What makes COVID-19 so different is that I see my parents, siblings or friends, in every patient I’ve been through.

The days are hectic. We usually have two primary care physicians to care for our standard 24-patient unit.

On a typical pre-epidemic day, half of our unit could be airborne patients.

We are now approaching 40 patients, most of whom have COVID-19.

Once inside, they often stay in what seems to be an eternity.

We now have four emergency medical doctors present. We have three full-time nurses.

Assistance is outsourced. Nurses and anesthesiologists were also removed from other areas. Others have volunteered their time and energy to help out with family and friends.

Words like redistribution, summonses, and possible scenarios would make me feel like we were carrying out a war effort over the hospital.

Progress is slow.

Instead of Christmas movies and ordinary fun, we spend our nights reading the latest medical papers to see if there is anything new to read or to try successfully.

The words are confusing in my head at the end of the night.

Hope is essential
I have come to the conclusion that hope and hope may be as important as anything else.

Probably because I can control that. So, when the respirator enthusiastically told me that the oxygen in a patient in Bed 19 had dropped by 10, or that there had been no problems putting a girl in bed 23, we celebrated that victory.

It makes a list of the most difficult problems that follow to handle it easily.

Some patients die of disease. That is a normal part of critical care.

The strangest, most touching part, calls on families to tell them that their loved ones are dying, but we should limit who can come to say goodbye.

There is no special consideration for loved ones who may also have a hope, since they were in the same house.

I hate these conversations.

It was as if telling them that I could not save their loved ones was not enough. There is a special cruelty in this.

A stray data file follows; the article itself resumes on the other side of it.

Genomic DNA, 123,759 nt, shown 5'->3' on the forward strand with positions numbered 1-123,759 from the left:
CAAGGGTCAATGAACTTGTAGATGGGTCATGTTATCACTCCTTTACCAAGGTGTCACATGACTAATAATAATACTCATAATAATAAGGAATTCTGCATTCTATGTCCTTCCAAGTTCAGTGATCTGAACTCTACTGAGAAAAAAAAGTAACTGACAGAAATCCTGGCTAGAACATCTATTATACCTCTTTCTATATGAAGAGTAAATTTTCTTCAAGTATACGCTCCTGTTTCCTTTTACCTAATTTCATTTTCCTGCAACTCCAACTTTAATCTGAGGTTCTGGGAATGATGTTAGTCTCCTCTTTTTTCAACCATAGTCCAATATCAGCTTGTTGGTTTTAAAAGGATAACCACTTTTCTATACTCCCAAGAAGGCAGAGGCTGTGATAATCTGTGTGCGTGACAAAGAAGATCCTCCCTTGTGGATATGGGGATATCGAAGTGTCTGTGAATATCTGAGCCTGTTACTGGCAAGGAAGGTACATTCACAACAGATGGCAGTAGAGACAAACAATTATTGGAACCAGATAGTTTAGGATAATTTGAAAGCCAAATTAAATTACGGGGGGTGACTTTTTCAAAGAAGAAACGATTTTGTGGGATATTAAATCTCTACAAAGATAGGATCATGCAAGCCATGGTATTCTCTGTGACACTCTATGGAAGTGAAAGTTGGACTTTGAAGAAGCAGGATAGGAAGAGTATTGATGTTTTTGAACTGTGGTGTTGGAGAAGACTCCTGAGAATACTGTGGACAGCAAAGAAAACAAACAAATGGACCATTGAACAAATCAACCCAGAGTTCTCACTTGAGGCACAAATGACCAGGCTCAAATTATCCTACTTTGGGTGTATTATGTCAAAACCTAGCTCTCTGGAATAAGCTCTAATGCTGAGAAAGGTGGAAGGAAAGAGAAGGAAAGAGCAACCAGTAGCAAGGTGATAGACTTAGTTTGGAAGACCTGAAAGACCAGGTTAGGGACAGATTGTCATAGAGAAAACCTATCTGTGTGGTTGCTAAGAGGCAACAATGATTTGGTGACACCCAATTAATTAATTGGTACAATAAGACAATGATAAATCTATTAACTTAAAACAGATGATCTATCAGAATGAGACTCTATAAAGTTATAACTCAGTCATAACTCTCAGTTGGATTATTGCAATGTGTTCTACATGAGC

How will we remember this tragedy?
People often remember the events of history by remembering where they were when they first heard.

But how will we remember the seemingly endless catastrophe?

At Alex’s, I think most of us will remember the epidemic through the “sounding rounds” and the COVID-19 “cabana.”

Naming is a practice that forces workers every day from a COVID-19 bed to a COVID-19 bed, turning people upside down because such a stand can help with ventilation when oxygen levels are low.

The pronunciation is a reminder of how unforgiving this illness is.

The virus does not allow victims to face them directly but with their eyes down.

I’m not sure who named our overflowing area at the post-anesthesia care center “cabana,” but I quickly see where they got the name.

The rows of separate beds with drapes that act as barriers give it a different look. It is packed with our critically ill COVID-19 patients and the vision from this Christmas will never be forgotten anytime soon.

I know that Christmas and holidays for all Canadians are going to be tough this year.

It is especially painful for our unit.

Most Canadians know that although this year will be a lonely one, they will see their loved ones again and life will eventually return to normal.

Not so with our COVID-19 patients and their loved ones.

For others in our league, this will be their last Christmas together. I try to remember that as I am strong in one of the hardest working churches in my life.